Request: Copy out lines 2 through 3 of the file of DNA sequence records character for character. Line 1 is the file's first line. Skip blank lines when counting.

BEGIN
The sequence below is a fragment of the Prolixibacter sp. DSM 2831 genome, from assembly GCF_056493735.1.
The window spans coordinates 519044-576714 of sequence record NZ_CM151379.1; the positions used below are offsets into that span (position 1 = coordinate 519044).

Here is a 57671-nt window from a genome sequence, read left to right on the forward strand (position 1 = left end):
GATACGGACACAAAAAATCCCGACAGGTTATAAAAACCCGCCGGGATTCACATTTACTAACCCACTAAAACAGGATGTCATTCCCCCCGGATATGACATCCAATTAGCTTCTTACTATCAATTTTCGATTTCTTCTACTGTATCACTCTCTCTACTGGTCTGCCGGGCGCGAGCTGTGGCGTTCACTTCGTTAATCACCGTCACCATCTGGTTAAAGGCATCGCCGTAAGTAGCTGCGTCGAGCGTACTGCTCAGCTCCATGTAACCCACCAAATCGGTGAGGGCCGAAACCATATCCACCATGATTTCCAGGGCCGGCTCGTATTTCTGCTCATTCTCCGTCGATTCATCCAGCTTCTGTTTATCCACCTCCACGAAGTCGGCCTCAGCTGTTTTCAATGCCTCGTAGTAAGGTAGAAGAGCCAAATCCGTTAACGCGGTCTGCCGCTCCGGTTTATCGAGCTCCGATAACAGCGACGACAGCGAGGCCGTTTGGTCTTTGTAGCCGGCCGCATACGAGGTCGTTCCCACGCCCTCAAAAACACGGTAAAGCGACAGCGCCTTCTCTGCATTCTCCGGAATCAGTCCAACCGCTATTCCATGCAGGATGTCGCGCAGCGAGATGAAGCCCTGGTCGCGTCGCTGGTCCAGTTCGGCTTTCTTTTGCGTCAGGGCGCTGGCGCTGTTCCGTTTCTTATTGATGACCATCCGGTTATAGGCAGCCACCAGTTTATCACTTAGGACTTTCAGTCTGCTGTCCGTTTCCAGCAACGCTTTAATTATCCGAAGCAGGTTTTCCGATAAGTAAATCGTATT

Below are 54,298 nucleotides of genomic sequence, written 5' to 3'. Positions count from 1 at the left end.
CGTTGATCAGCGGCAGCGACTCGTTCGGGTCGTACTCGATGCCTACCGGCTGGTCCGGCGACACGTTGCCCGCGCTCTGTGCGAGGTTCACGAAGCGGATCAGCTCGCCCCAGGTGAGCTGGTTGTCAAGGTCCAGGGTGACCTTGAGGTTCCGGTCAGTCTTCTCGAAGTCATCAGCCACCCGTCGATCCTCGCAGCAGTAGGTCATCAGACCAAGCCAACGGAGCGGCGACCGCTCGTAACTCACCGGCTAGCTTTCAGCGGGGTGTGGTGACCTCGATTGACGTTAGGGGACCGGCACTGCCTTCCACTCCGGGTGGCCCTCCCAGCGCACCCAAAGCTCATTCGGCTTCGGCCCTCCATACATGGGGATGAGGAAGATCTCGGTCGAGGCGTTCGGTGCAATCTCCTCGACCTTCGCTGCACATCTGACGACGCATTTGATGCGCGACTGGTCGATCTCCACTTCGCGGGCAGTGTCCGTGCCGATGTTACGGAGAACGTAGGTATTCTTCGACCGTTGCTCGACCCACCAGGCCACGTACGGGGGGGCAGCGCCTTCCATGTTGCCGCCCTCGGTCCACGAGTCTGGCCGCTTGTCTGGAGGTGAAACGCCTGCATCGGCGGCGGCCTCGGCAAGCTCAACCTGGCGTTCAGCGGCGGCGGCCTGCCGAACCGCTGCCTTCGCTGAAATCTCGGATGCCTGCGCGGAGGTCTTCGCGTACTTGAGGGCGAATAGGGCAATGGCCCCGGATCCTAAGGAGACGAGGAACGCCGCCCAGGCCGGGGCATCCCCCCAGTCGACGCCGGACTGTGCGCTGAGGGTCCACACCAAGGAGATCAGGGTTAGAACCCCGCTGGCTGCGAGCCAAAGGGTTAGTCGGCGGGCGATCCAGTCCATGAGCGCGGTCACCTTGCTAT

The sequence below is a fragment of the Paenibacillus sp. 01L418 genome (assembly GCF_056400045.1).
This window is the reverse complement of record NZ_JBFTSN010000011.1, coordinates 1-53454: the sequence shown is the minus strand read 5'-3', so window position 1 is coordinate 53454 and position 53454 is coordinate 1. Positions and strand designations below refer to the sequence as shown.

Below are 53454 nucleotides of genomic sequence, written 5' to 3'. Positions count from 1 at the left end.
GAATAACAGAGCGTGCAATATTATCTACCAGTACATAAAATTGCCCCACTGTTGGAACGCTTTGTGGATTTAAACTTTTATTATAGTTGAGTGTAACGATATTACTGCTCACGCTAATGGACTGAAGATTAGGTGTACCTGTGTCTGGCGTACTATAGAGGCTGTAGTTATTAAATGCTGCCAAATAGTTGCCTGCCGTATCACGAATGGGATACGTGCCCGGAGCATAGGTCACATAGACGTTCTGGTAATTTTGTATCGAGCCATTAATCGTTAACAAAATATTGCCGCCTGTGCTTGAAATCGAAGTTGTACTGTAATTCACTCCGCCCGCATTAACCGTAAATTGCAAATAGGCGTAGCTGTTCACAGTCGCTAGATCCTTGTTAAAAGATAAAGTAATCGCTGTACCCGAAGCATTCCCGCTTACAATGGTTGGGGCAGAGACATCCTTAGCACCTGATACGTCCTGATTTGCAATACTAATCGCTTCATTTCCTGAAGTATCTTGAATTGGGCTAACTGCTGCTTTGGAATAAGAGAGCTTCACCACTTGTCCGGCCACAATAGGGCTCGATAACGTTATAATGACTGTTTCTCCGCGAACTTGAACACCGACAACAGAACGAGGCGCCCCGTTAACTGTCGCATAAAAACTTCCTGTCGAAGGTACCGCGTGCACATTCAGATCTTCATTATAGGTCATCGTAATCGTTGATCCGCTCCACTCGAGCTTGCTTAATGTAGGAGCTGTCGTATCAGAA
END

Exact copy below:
The window spans coordinates 519044-576714 of sequence record NZ_CM151379.1; the positions used below are offsets into that span (position 1 = coordinate 519044).

Here is a 57671-nt window from a genome sequence, read left to right on the forward strand (position 1 = left end):